Children with a cleft lip or palate often have problems with feeding and speaking clearly and can have ear infections. They might also have hearing problems and problems with their teeth. They will require surgery to correct the condition.
Surgery to repair a cleft lip usually occurs in the first few months of life and is recommended within the first 12 months. Surgery to repair a cleft palate is recommended within the first 18 months or earlier if possible. Many children will need additional surgical procedures as they get older.
Surgical repair can improve the look and appearance of a child’s face and might also improve breathing, hearing, and speech and language development. Children born with orofacial clefts might need other types of treatments and services, such as special dental or orthodontic care or speech therapy. With treatment and care, most children do well and lead a healthy life.
“[Hannah] is funny, smart, beautiful, bossy, and most importantly, ours. We love that when God knit her together, He knew that the very ‘disability’ that others would see would be what brought her together with her forever family.”
— Liz Barnette, mother of Hannah, who was born with a cleft lip and palate
Congenital Heart Disease
Congenital heart disease (CHD) is a problem that is present at birth and can affect the structure of a baby’s heart and the way it works. In some cases, the heart can become enlarged to make up for its limited function.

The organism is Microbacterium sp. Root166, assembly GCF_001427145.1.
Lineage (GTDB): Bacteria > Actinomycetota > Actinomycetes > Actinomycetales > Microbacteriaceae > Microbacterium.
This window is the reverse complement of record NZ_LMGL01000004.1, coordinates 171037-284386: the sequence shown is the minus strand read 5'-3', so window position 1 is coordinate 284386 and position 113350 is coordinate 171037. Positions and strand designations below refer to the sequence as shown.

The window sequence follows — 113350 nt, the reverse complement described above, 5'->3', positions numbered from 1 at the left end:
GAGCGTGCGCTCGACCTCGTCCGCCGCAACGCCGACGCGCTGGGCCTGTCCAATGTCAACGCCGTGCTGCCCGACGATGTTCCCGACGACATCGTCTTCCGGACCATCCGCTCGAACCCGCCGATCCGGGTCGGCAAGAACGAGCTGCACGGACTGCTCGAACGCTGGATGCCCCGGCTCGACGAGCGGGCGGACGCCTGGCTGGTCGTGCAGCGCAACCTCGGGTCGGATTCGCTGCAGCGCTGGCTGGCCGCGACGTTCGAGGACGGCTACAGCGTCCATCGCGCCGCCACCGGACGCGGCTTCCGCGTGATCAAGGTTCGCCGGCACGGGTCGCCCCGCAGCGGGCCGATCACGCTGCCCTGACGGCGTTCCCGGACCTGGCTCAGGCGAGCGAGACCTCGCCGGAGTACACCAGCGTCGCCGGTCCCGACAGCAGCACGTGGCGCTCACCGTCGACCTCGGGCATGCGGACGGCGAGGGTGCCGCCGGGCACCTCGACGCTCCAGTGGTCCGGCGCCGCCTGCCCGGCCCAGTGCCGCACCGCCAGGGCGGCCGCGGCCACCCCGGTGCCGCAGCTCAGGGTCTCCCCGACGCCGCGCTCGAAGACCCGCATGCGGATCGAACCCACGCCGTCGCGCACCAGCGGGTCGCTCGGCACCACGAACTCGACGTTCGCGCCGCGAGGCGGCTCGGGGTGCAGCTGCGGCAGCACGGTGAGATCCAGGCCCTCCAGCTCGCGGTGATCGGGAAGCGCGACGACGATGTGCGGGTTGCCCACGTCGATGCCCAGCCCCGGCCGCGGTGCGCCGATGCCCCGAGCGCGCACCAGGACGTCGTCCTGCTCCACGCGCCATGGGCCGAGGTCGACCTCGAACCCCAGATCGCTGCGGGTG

A baby may be born with just one or several heart defects, some of which may need little or no medical treatment even through adulthood. Others are more serious and can endanger the life of the child — either immediately to the newborn, or over time. Early diagnosis and treatment is critical to the lifelong health and well-being of a child born with a congenital heart defect.
Congestive heart failure (CHF) may be a result of CHD because the heart must work harder than usual. CHF is a serious condition in which the overworked heart does not pump blood efficiently. As the heart works harder, metabolism and energy requirements increase. At the same time, blood flow decreases, resulting in small stomach size and slow gut motility.
In addition, the heart’s inefficient pumping causes fluid to back up into the lungs, liver and other organs. Therefore, children with CHF often require fluid restriction and/or a diet low in salt. This makes it difficult to provide the child with adequate energy intake.
“Melia is now 10. She had three surgeries to strengthen her heart when she first arrived home, but has not seen the operating room since! She gets annual checkups with her cardiologist, but has not needed any further interventions or medications.”